Is there a contradiction here? Yes and no. Visibility may seem like the signature of gay liberation, but it’s merely a product of the larger social critique that emerged from Stonewall. Who better than drag queens (many of them black) to enlighten us about the hierarchies of race, class, and sex? The gay right removes homophobia from this radical analysis. Theirs is a movement to sever our movement from liberation ideology.

Take Bruce Bawer, whose book, A Place at the Table, is the volume of choice for straights who sympathize with gay rights but not gay rites. Bawer’s thesis is that reconciliation between homosexuals and society is possible, if only queers would act like they belong. Part of doing that, Bawer insists, is abandoning the gay movement’s affection for the politics of alienation. In shuffling off that coil, he argues, the conventionality of most gays would become evi­dent. And seeing these shining happy faces, America would open its ample arms.

What follows is a Family Channel version of the story of the Prodigal Son, complete with marriage, migration to the suburbs, and a two-car, two-dog family. It’s a tempt­ing fantasy, at least for well-off white males. And it may be that, in America today, class is a more significant marker of social status than sexuality. But it also may be that, as the Jews of Europe learned, when a vehe­ment right-wing movement succeeds in mo­bilizing society against those it deems devi­ant, there is no safety in the camouflage of convention.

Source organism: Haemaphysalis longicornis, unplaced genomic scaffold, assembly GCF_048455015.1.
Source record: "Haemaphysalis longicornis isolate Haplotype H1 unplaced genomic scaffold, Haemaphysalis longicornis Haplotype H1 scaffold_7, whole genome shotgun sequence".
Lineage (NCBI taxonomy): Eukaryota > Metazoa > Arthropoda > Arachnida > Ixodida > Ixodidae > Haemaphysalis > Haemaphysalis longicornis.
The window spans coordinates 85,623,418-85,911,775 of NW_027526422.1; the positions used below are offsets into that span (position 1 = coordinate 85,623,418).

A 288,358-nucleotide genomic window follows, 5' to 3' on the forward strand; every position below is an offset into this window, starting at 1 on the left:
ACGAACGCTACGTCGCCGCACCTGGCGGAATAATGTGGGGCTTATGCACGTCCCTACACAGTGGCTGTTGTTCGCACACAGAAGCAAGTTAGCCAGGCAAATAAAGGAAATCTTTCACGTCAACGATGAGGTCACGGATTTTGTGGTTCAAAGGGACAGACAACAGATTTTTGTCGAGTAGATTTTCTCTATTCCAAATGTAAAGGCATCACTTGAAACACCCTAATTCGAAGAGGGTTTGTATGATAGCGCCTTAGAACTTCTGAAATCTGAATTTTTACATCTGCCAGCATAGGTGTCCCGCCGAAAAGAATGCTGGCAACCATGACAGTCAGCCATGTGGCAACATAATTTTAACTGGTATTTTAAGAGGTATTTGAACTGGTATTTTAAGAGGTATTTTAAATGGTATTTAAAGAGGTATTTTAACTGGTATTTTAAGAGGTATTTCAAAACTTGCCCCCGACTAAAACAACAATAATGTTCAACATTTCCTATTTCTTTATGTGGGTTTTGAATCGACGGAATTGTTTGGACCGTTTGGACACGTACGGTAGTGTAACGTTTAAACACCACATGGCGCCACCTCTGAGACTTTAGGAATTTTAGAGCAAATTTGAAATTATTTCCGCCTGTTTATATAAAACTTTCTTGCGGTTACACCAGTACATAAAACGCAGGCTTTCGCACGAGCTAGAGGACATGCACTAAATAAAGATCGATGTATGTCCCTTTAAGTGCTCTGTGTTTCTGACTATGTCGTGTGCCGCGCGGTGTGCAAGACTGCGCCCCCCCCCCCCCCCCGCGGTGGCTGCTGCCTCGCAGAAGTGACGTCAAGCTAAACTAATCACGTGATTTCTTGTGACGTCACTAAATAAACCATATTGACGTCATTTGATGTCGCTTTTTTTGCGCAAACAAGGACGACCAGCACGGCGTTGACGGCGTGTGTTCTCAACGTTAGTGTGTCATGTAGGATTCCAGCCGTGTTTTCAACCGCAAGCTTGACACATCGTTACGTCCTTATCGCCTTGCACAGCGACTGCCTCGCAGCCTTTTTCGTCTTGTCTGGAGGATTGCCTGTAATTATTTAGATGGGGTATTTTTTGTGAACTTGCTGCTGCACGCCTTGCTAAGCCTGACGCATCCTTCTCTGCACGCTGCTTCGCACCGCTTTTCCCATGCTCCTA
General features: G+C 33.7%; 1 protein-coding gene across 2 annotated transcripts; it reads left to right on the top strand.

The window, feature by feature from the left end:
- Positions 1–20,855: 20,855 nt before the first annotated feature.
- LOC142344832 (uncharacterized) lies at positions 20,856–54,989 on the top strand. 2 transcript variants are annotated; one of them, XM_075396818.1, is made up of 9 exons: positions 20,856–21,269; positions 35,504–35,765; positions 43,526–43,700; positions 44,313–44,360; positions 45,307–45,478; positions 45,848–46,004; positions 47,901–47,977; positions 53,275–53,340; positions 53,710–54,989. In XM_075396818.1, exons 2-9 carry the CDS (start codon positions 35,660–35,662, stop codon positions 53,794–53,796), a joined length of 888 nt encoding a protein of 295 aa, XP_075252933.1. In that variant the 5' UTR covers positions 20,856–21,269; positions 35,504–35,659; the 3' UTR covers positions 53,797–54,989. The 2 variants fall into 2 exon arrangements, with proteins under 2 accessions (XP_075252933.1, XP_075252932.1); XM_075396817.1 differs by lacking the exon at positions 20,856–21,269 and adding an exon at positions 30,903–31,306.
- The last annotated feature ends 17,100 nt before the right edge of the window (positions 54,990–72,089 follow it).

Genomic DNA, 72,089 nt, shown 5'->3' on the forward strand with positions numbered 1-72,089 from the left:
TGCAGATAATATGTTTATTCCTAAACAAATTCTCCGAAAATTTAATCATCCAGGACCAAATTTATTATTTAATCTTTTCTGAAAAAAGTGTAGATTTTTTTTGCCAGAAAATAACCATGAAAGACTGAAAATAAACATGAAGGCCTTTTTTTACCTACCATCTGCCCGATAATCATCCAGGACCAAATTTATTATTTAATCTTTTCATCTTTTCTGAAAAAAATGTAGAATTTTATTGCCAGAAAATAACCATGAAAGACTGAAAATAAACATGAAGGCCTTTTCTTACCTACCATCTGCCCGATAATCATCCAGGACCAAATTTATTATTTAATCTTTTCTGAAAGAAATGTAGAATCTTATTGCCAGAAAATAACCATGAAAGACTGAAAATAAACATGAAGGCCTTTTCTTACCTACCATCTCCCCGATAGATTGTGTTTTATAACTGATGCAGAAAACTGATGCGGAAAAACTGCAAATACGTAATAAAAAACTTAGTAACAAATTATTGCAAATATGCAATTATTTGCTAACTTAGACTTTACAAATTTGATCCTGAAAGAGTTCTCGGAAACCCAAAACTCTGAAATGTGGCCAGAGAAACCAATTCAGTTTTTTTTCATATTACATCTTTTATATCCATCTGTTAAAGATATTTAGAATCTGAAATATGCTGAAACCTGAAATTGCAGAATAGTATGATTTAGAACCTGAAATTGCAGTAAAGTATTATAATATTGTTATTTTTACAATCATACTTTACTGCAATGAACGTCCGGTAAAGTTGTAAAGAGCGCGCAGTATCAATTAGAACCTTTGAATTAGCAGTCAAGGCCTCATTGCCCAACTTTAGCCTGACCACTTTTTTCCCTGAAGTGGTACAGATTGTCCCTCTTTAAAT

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There are several reasons why our move­ment is situated on the left. For one thing, gay liberation, like feminism, has been part of democratic socialism since the 19th cen­tury. For another, gays and progs share a sense of standing apart from the dominant culture. Yet, what ultimately ties us to the left is our ethic of individualism. For con­servatives, selfhood is the mark of an elite; those who have it show it, by rising to the top. But for progs, individuality is every­where. It’s the arbiter of knowledge, the seat of identity, and— as Walt Whitman pro­claims — the ecstatic engine of democracy.